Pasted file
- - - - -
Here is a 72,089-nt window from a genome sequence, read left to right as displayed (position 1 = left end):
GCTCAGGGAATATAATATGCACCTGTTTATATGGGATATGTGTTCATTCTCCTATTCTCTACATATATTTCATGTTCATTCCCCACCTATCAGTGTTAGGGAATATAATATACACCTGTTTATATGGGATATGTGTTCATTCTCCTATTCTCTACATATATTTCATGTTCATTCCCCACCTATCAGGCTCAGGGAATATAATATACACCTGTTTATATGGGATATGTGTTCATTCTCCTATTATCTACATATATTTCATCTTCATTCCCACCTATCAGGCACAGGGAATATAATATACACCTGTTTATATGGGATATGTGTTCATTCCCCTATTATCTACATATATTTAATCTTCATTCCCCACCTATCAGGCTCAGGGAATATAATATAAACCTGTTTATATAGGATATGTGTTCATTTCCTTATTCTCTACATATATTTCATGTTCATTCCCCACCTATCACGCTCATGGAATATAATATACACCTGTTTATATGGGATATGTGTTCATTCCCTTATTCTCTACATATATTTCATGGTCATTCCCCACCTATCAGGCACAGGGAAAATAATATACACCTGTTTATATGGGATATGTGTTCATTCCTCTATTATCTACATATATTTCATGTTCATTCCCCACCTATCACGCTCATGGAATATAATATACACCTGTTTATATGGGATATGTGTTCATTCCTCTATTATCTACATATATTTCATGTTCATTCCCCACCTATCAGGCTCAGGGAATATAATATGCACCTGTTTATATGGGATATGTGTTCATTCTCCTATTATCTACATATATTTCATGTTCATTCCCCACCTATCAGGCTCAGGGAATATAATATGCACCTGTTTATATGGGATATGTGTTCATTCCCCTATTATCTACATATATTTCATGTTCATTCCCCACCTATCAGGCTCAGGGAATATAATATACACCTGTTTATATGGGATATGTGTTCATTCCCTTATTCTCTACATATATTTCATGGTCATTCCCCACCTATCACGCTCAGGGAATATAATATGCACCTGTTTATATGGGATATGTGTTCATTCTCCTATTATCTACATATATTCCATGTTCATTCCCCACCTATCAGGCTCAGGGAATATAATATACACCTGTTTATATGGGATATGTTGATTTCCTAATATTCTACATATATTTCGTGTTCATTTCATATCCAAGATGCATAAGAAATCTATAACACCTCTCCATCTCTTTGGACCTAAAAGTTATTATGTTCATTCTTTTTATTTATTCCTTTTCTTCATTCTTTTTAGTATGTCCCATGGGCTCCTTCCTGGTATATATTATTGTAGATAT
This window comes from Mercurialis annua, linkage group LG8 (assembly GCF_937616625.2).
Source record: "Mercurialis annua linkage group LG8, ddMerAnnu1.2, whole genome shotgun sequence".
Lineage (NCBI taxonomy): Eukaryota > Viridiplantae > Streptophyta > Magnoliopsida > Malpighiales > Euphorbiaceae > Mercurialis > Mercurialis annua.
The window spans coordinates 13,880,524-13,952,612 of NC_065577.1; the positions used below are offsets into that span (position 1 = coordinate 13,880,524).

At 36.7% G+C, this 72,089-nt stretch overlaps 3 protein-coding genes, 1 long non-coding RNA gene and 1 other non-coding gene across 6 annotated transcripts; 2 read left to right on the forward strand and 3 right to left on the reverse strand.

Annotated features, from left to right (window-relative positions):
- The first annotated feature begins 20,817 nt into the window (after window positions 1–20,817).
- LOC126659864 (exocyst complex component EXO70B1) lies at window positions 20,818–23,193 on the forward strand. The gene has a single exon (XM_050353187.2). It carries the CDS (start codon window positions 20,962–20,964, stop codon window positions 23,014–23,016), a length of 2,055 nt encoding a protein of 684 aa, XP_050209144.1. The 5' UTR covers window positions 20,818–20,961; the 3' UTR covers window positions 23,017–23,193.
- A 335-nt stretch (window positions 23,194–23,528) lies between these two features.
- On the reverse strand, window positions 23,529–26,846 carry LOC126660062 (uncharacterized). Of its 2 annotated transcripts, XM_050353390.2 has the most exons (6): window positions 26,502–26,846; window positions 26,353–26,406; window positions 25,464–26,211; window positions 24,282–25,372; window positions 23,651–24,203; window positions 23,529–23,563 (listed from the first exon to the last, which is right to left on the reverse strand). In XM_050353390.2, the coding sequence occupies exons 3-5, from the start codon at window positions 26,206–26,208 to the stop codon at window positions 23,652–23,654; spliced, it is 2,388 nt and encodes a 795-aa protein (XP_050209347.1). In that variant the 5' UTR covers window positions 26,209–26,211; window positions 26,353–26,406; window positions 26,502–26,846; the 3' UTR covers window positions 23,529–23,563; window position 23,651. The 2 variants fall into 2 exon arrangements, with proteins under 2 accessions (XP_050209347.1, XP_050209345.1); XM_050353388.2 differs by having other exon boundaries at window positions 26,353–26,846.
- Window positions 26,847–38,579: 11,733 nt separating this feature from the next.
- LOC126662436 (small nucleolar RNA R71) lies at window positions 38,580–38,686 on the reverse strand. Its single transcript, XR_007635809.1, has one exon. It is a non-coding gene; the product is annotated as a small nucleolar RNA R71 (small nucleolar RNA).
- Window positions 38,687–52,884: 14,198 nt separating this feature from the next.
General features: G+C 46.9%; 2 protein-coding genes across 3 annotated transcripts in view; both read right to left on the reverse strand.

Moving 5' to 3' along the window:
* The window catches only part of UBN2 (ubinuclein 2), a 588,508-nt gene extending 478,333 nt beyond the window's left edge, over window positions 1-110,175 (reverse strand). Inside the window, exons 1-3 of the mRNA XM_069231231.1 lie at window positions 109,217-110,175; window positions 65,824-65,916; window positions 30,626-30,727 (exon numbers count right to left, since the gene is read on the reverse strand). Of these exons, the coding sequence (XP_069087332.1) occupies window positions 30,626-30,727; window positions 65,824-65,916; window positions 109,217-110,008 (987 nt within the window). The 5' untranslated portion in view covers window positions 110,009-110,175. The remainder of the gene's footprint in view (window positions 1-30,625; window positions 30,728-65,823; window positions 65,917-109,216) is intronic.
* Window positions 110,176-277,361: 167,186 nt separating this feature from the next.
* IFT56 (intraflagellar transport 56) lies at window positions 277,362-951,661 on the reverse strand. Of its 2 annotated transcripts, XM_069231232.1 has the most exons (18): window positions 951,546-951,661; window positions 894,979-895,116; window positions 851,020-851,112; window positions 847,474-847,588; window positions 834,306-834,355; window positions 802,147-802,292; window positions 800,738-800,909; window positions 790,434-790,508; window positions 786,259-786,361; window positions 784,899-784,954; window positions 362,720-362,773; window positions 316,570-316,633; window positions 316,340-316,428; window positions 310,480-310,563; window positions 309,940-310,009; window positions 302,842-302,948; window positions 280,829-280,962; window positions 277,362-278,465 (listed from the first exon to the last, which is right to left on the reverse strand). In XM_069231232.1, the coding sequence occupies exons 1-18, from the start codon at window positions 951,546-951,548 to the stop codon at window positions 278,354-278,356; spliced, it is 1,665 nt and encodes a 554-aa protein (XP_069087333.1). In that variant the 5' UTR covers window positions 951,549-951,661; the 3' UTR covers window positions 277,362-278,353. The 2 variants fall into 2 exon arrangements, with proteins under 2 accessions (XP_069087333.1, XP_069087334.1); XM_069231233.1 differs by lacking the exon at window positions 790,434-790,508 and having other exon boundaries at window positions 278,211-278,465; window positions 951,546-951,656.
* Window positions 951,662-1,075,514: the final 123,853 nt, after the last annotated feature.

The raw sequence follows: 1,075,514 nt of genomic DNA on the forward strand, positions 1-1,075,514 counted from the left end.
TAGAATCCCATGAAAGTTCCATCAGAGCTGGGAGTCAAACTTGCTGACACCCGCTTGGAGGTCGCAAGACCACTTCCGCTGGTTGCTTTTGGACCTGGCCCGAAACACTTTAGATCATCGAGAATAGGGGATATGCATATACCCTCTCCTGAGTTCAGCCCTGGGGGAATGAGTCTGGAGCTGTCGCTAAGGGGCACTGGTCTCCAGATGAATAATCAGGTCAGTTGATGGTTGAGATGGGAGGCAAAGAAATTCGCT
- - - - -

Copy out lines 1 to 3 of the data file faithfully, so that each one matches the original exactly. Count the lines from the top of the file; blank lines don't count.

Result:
Here is a 72,089-nt window from a genome sequence, read left to right as displayed (position 1 = left end):
GCTCAGGGAATATAATATGCACCTGTTTATATGGGATATGTGTTCATTCTCCTATTCTCTACATATATTTCATGTTCATTCCCCACCTATCAGTGTTAGGGAATATAATATACACCTGTTTATATGGGATATGTGTTCATTCTCCTATTCTCTACATATATTTCATGTTCATTCCCCACCTATCAGGCTCAGGGAATATAATATACACCTGTTTATATGGGATATGTGTTCATTCTCCTATTATCTACATATATTTCATCTTCATTCCCACCTATCAGGCACAGGGAATATAATATACACCTGTTTATATGGGATATGTGTTCATTCCCCTATTATCTACATATATTTAATCTTCATTCCCCACCTATCAGGCTCAGGGAATATAATATAAACCTGTTTATATAGGATATGTGTTCATTTCCTTATTCTCTACATATATTTCATGTTCATTCCCCACCTATCACGCTCATGGAATATAATATACACCTGTTTATATGGGATATGTGTTCATTCCCTTATTCTCTACATATATTTCATGGTCATTCCCCACCTATCAGGCACAGGGAAAATAATATACACCTGTTTATATGGGATATGTGTTCATTCCTCTATTATCTACATATATTTCATGTTCATTCCCCACCTATCACGCTCATGGAATATAATATACACCTGTTTATATGGGATATGTGTTCATTCCTCTATTATCTACATATATTTCATGTTCATTCCCCACCTATCAGGCTCAGGGAATATAATATGCACCTGTTTATATGGGATATGTGTTCATTCTCCTATTATCTACATATATTTCATGTTCATTCCCCACCTATCAGGCTCAGGGAATATAATATGCACCTGTTTATATGGGATATGTGTTCATTCCCCTATTATCTACATATATTTCATGTTCATTCCCCACCTATCAGGCTCAGGGAATATAATATACACCTGTTTATATGGGATATGTGTTCATTCCCTTATTCTCTACATATATTTCATGGTCATTCCCCACCTATCACGCTCAGGGAATATAATATGCACCTGTTTATATGGGATATGTGTTCATTCTCCTATTATCTACATATATTCCATGTTCATTCCCCACCTATCAGGCTCAGGGAATATAATATACACCTGTTTATATGGGATATGTTGATTTCCTAATATTCTACATATATTTCGTGTTCATTTCATATCCAAGATGCATAAGAAATCTATAACACCTCTCCATCTCTTTGGACCTAAAAGTTATTATGTTCATTCTTTTTATTTATTCCTTTTCTTCATTCTTTTTAGTATGTCCCATGGGCTCCTTCCTGGTATATATTATTGTAGATAT
This window comes from Mercurialis annua, linkage group LG8 (assembly GCF_937616625.2).